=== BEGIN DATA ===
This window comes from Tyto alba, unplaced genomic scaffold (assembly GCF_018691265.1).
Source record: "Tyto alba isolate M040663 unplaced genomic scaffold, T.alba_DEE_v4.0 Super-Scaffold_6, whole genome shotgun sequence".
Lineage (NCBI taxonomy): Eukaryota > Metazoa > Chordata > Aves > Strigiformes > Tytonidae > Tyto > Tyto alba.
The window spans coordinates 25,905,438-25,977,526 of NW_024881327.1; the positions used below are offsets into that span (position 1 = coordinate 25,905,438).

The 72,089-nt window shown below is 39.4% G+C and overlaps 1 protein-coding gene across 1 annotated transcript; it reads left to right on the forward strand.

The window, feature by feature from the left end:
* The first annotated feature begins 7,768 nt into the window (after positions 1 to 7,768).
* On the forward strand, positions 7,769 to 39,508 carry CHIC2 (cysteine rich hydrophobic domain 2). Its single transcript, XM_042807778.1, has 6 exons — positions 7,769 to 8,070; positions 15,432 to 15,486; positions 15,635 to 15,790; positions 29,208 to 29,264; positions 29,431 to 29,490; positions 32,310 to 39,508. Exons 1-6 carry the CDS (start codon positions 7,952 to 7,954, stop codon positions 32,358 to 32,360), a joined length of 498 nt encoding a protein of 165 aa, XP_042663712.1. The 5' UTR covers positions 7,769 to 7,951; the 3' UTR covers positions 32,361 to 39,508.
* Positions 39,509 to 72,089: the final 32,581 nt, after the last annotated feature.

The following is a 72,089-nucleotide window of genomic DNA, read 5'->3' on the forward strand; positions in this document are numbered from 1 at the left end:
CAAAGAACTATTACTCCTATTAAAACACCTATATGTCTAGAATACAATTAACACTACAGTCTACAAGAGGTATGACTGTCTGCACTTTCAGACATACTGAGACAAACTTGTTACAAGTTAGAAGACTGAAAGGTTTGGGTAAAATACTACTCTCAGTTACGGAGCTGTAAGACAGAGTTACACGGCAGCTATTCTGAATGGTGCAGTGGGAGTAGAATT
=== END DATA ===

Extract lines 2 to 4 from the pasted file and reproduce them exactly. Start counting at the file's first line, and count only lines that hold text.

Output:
Source record: "Tyto alba isolate M040663 unplaced genomic scaffold, T.alba_DEE_v4.0 Super-Scaffold_6, whole genome shotgun sequence".
Lineage (NCBI taxonomy): Eukaryota > Metazoa > Chordata > Aves > Strigiformes > Tytonidae > Tyto > Tyto alba.
The window spans coordinates 25,905,438-25,977,526 of NW_024881327.1; the positions used below are offsets into that span (position 1 = coordinate 25,905,438).